(Reuters) - A 24-year-old farm worker accused of killing an Iowa college student who vanished while jogging made a first court appearance on Wednesday as the case reignited a national debate over illegal immigration and crime.
Cristhian Rivera, who was led into Poweshiek County Court handcuffed and dressed in black-and-white striped prison garb, was ordered by a judge held on $5 million bail on charges of murdering 20-year-old Mollie Tibbetts.
The judge rejected a request by Rivera’s attorneys to bar reporters and the public from court proceedings. The lawyers cited exhaustive media coverage centering in part on whether the suspect was an illegal immigrant, as prosecutors have said.
President Donald Trump, whose pledge to build a wall on the border of Mexico was central to his successful run for office, has mentioned the case at least twice since Rivera’s arrest, most recently in a videotaped speech posted to Twitter on Wednesday.
“Mollie Tibbetts, an incredible young woman, is now permanently separated from her family. A person came in from Mexico, illegally, and killed her. We need the wall. We need our immigration laws changed,” Trump said.
Lawyers for Rivera cited Trump’s comments in a written motion seeking a gag order as well as a ruling that prosecutors could only refer to the defendant as a “documented resident.”
In the court papers, attorney Allan Richards asserted that, contrary to what prosecutors had said, his client was in the country legally.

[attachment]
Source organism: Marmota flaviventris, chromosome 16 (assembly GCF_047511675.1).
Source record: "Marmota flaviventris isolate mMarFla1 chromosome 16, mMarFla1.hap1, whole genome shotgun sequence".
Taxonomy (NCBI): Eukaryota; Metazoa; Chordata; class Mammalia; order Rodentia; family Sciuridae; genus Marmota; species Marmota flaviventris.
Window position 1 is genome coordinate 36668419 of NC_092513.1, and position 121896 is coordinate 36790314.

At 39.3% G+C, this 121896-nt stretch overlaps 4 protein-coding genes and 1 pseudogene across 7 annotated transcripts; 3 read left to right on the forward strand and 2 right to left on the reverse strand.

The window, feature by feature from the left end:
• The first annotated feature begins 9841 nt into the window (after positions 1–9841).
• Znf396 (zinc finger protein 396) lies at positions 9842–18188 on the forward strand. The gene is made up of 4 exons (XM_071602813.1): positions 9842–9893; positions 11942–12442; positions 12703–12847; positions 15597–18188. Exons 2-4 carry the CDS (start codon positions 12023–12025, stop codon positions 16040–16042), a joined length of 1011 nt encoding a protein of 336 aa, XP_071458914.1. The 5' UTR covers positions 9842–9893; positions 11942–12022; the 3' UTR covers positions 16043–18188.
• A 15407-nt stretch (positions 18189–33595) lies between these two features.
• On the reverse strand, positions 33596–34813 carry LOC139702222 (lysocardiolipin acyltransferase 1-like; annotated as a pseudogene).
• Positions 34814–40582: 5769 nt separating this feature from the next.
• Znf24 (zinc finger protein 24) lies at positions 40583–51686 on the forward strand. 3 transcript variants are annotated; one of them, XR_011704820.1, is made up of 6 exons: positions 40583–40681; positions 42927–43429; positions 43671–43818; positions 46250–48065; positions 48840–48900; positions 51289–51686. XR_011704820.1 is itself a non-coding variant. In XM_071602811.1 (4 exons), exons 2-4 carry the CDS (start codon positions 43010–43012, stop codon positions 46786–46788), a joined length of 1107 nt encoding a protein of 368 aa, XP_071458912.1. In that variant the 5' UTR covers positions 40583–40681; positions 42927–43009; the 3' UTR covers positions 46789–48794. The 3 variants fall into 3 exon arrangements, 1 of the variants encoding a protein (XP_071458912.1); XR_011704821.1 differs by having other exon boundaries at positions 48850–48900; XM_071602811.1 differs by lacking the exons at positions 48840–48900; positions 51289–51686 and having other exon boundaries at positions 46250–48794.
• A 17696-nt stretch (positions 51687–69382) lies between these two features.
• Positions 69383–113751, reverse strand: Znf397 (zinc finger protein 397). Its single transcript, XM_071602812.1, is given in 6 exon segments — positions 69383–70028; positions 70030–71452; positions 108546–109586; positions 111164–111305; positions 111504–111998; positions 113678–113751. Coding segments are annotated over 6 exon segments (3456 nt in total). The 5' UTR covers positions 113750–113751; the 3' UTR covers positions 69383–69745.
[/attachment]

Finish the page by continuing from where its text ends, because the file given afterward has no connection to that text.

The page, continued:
“Former leader of Iowa’s educational system (The Iowa Board of Regents) Craig Lang has verified that Cristhian is in this jurisdiction legally,” Richards wrote. “Cristhian has complied with his documented status since arriving in the USA as a minor.”
Lang is co-owner of the family dairy farm near Brooklyn, Iowa where Rivera worked until his arrest on Monday. The farm initially issued a statement saying that his legal status had been confirmed with the U.S. government’s E-Verify system.
However Lang’s son, Dane, told reporters on Wednesday that Rivera had used another name when applying for work there four years ago and that managers did not use the E-Verify system. Representatives for U.S. Immigration and Customs Enforcement did not respond on Wednesday to questions regarding Rivera’s immigration status.
Rivera was arrested on Monday after police said he was identified in security video taken from a camera outside the Brooklyn house near where Tibbetts was last seen running.
A woman’s body was found on Tuesday in a cornfield about 10 miles from the Brooklyn home of Tibbetts’ boyfriend, where she was staying.
No positive identification had been made on those remains as of Wednesday afternoon, said Mitch Mortvedt, spokesman for the Iowa Department of Public Safety, by telephone.
Reporting by Dan Whitcomb, Editing by Rosalba O'Brien and Cynthia Osterman